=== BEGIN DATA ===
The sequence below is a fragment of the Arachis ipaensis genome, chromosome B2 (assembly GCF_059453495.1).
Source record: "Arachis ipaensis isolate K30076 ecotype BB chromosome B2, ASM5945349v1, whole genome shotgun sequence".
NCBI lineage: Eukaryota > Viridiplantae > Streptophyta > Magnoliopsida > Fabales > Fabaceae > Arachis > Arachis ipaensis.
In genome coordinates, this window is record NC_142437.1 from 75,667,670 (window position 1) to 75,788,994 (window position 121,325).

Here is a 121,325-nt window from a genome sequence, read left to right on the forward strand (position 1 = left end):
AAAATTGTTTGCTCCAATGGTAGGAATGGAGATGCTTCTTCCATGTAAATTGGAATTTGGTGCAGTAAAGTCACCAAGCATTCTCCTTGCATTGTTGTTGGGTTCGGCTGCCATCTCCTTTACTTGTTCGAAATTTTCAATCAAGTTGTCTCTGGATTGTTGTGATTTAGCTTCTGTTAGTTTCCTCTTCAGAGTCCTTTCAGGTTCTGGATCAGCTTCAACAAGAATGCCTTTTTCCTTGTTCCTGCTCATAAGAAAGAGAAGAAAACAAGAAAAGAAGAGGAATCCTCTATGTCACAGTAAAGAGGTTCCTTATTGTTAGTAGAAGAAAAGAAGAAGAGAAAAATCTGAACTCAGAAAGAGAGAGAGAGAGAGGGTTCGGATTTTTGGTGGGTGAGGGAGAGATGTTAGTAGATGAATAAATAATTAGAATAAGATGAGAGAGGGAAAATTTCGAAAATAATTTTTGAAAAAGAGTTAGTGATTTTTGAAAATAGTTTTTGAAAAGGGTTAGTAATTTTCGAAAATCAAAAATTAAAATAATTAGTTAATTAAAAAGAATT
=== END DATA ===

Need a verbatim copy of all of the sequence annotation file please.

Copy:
The sequence below is a fragment of the Arachis ipaensis genome, chromosome B2 (assembly GCF_059453495.1).
Source record: "Arachis ipaensis isolate K30076 ecotype BB chromosome B2, ASM5945349v1, whole genome shotgun sequence".
NCBI lineage: Eukaryota > Viridiplantae > Streptophyta > Magnoliopsida > Fabales > Fabaceae > Arachis > Arachis ipaensis.
In genome coordinates, this window is record NC_142437.1 from 75,667,670 (window position 1) to 75,788,994 (window position 121,325).

Here is a 121,325-nt window from a genome sequence, read left to right on the forward strand (position 1 = left end):
AAAATTGTTTGCTCCAATGGTAGGAATGGAGATGCTTCTTCCATGTAAATTGGAATTTGGTGCAGTAAAGTCACCAAGCATTCTCCTTGCATTGTTGTTGGGTTCGGCTGCCATCTCCTTTACTTGTTCGAAATTTTCAATCAAGTTGTCTCTGGATTGTTGTGATTTAGCTTCTGTTAGTTTCCTCTTCAGAGTCCTTTCAGGTTCTGGATCAGCTTCAACAAGAATGCCTTTTTCCTTGTTCCTGCTCATAAGAAAGAGAAGAAAACAAGAAAAGAAGAGGAATCCTCTATGTCACAGTAAAGAGGTTCCTTATTGTTAGTAGAAGAAAAGAAGAAGAGAAAAATCTGAACTCAGAAAGAGAGAGAGAGAGAGGGTTCGGATTTTTGGTGGGTGAGGGAGAGATGTTAGTAGATGAATAAATAATTAGAATAAGATGAGAGAGGGAAAATTTCGAAAATAATTTTTGAAAAAGAGTTAGTGATTTTTGAAAATAGTTTTTGAAAAGGGTTAGTAATTTTCGAAAATCAAAAATTAAAATAATTAGTTAATTAAAAAGAATT